Zimbabwe's opposition party, the Movement for Democratic Change, says as a gesture of goodwill it has decided not to fight a proposed 18th amendment to Zimbabwe's constitution and allow it to come up for a vote. Peta Thornycroft reports the gesture follows five months of South African mediated negotiations between the MDC and ruling Zanu-PF may pave the way for fairer presidential and legislative elections in March.
The divided Movement for Democratic Change, which split in half two years ago, has taken part in secret negotiations with the ruling ZANU-PF, mostly in Harare.
The results of the negotiations, expected to be revealed in parliament, will likely be an amendment to the constitution.
At present President Robert Mugabe serves a term of six years - but if this bill is passed, the presidential term would run concurrently with the tenure of parliament for five years.
In addition, the measure would allow parliament to choose an acting president should Mr. Mugabe die or retire before his present term of office expires in March.
The amendment also proposes an expansion of the number of elected legislators from 120 to 210.
The International Crisis Group said Tuesday that increasing the number of seats in the legislature is designed to favor ZANU-PF as the demographics do not bear out a need to increase the size of parliament.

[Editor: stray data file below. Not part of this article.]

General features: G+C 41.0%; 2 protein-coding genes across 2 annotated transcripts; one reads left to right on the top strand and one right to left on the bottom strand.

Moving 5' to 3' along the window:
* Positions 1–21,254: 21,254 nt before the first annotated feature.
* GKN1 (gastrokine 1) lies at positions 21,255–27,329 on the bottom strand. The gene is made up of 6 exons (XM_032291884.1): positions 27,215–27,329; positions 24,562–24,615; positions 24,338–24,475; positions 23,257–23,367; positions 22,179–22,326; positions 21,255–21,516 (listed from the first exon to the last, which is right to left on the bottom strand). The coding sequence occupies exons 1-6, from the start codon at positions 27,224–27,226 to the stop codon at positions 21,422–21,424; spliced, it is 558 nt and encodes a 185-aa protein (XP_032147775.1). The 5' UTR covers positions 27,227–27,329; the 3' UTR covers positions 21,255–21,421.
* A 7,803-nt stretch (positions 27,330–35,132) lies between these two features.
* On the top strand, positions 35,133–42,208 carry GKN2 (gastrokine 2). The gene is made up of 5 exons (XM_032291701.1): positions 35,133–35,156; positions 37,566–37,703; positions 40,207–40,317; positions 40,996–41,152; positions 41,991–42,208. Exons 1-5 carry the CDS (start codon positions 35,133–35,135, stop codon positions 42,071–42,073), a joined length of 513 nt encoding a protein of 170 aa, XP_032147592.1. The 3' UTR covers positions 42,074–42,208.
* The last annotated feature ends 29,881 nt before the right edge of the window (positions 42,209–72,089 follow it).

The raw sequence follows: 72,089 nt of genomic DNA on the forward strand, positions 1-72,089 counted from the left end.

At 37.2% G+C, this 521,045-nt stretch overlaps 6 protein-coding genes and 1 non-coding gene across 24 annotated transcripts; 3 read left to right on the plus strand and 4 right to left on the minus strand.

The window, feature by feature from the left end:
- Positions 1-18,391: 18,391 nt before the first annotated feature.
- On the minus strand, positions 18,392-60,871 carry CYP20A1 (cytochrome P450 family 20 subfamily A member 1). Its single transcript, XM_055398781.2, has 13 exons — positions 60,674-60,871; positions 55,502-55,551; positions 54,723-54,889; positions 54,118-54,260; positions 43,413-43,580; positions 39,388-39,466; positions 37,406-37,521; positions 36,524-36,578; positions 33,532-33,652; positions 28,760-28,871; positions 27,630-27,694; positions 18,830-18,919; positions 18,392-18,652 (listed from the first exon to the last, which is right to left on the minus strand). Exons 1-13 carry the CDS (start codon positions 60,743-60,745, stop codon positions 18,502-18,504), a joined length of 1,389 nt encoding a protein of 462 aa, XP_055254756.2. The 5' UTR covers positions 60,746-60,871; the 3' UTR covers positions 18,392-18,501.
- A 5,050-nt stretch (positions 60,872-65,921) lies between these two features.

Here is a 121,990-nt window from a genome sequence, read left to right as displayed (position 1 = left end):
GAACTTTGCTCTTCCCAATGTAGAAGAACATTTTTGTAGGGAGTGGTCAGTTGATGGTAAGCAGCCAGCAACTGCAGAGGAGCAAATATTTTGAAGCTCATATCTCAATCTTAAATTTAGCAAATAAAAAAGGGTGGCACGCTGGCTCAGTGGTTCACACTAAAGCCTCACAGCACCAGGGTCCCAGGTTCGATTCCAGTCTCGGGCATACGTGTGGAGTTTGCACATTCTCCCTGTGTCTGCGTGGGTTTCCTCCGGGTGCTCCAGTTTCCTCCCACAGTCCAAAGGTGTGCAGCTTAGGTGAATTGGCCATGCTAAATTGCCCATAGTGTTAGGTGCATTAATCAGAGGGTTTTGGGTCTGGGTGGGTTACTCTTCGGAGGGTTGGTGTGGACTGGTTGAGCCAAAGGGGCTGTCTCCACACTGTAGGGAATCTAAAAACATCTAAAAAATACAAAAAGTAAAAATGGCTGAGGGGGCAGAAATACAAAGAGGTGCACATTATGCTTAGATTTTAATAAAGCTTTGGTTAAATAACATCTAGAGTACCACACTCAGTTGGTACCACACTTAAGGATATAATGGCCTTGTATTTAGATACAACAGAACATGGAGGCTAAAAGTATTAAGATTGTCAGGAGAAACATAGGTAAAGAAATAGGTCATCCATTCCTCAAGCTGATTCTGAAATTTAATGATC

Some political analysts believe that this amendment could start full scale negotiations towards a new constitution.
Chris Maroleng, an analyst with the Institute of Security Studies in Pretoria, says it would be difficult for a new constitution to change the political climate before March elections.
"Given the MDC is lacking in capacity, and is weakened from the party they were when it was formed in 1999, it is clear they are entering into these negotiations from a position of weakness compared to their counterparts in ZANU-PF, so there is not much pressure internally on Robert Mugabe," he said.
Nevertheless, Maroleng says not everything is in Mr. Mugabe's favor. The president, who will turn 84 before the election, said in August he did not want a new constitution before the synchronized elections. But pressures are mounting.
"He may have to consider this, however, due to the economic situation which is becoming so hard and is felt by the majority of Zimbabweans, including supporters of ZANU-PF," he said. "This is increasingly making individuals in ZANU-PF view Mugabe as a liability, and make Mugabe consider a negotiated exit from power, and negotiate to resolving this question surrounding ZANU-PF's lack of political legitimacy and questions around Mugabe's own political legitimacy."
No one can yet be certain that an amendment will lead to negotiations for a new constitution.
If it does, opposition legislators say the new constitution would have to include wide-scale electoral reform, including a fully independent electoral authority. Currently the Zimbabwe Electoral Commission is appointed by President Mugabe and ZANU-PF.